Do you always blame yourself for being forgetful? Here is what new research suggest about forgetfulness.
This phenomenon could be caused by a safety mechanism in the brain made to ensure we’re not overloaded with information. More so, it’s a healthy part of the brain’s functionality.
That might come as a relief if you’re always forgetting where you left your house keys, but it could also teach us more about how the brain operates, something researchers are still trying to get .
According to the two researchers from the University of Toronto in Canada, memory isn’t intended to help transmit the most accurate information, but rather the most useful information that can aid humans in making smart decisions in the future.
“It’s important that the brain forgets unused information and rather focuses things that’s going to help make decisions in the our everyday life,” explains one of the researchers , Blake Richards.
Richards and his colleague Paul Frankland reviewed previously published papers adopting various methods to the idea of memory. Some looked at the neurobiology of remembering, or persistence, while the rest focused on the neurobiology of forgetting, or transience.
“We find plenty of evidence from recent research that there are mechanisms that promote memory loss, and that these are different from those responsible for storing information,” says Frankland.
The researchers found proof of the deliberate weakening of the synaptic connections between neurons that help to encode memories, as well as signs that new neurons overwriting existing memories, so that they will be difficult to access.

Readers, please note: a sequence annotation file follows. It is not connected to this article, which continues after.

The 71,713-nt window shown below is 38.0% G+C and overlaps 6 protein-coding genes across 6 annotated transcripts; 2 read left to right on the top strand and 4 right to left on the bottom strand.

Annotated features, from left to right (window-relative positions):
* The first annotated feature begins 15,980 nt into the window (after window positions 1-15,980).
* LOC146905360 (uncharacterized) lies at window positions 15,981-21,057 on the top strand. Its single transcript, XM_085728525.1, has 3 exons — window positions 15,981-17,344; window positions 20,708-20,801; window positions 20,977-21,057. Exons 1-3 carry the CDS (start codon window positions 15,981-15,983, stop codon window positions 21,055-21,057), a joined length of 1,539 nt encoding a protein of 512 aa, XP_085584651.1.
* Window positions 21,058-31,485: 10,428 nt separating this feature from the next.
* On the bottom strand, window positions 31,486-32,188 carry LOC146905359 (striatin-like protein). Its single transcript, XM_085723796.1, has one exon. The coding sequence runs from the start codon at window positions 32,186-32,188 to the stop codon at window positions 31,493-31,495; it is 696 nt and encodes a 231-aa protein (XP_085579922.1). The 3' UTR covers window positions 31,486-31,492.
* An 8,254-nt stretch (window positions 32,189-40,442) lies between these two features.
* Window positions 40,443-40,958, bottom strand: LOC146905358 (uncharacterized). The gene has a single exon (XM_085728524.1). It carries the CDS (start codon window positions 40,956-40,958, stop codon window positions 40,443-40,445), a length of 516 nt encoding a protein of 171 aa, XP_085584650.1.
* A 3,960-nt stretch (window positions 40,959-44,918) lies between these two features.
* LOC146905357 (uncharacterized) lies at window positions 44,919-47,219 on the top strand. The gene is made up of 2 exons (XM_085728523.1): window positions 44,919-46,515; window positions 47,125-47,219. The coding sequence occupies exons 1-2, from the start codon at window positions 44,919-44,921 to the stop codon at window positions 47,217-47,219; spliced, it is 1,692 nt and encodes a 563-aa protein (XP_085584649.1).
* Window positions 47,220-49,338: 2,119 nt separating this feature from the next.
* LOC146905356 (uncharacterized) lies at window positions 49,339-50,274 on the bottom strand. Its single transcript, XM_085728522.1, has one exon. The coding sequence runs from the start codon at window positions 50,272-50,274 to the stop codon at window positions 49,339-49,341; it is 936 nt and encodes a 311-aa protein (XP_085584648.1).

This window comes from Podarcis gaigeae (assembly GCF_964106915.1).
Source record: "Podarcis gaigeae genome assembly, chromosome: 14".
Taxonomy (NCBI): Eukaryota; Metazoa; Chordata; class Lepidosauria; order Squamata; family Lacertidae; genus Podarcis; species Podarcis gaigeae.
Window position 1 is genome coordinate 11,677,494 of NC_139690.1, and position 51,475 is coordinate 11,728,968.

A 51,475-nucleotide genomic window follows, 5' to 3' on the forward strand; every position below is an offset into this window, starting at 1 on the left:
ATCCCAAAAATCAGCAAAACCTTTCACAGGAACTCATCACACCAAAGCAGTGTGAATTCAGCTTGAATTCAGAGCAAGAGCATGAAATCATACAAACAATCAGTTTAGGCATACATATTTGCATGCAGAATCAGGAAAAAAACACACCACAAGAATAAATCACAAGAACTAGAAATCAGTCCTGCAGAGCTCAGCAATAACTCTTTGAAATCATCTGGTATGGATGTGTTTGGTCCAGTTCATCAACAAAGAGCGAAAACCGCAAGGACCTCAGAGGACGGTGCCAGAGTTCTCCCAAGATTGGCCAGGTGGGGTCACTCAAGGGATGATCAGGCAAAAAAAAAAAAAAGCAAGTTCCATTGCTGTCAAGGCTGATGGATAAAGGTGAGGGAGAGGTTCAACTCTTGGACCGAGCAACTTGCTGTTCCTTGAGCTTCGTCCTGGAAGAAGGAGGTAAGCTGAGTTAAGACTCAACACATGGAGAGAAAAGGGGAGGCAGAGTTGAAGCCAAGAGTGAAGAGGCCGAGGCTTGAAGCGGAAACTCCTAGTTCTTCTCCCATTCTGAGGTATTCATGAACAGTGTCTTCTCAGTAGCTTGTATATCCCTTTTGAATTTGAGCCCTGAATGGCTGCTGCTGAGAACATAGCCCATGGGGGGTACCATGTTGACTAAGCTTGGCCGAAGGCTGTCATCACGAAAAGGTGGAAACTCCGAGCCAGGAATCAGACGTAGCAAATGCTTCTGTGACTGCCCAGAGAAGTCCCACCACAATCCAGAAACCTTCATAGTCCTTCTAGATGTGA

So what could be the reason the brain spends time trying to make us forget ?
Richards and Frankland think there are two reasons.
One, forgetting helps us adjust to new situations by letting go of unimportant memories – so if your favourite coffee shop has relocated to the other side of town, forgetting its old location helps you remember the new one.
Second, forgetting enables us to generalise past events to help us make future plans, a concept known in artificial intelligence as regularisation . If you just remember the main gist of your previous visits to the coffee shop rather than every little detail, then it’s less work for your brain to work out how to behave in your next visit.
“If you’re trying to navigate the world and your brain is constantly bringing up multiple conflicting memories, that makes it harder for you to make an informed decision,” says Richards.
The researchers also think that our environment influences the rate at which we forget things, with a faster pace of change requiring a faster pace of forgetting too.
One experiment mentioned in the paper that Frankland was also a part of involved mice looking for a maze. When the location of the maze was moved, mice that were drugged not to remember the old location discovered the new one faster.
It is very certain that not remembering details we need to remember too often is a frustrating experience – and maybe the sign of more serious problems – but the new research suggests a certain level of forgetfulness is actually a built-in mechanism designed to make us smarter.
Perhaps that’s something to bring to the table at the next trivia night at your local bar.
“We always idealise the person who can smash a trivia game, but the point of memory is not being able to remember who won the Stanley Cup in 1972,” says Richards.
“The point of memory is to make you an intelligent person who can make decisions given. One sure way in helping you achieve that is being able to forget some information.”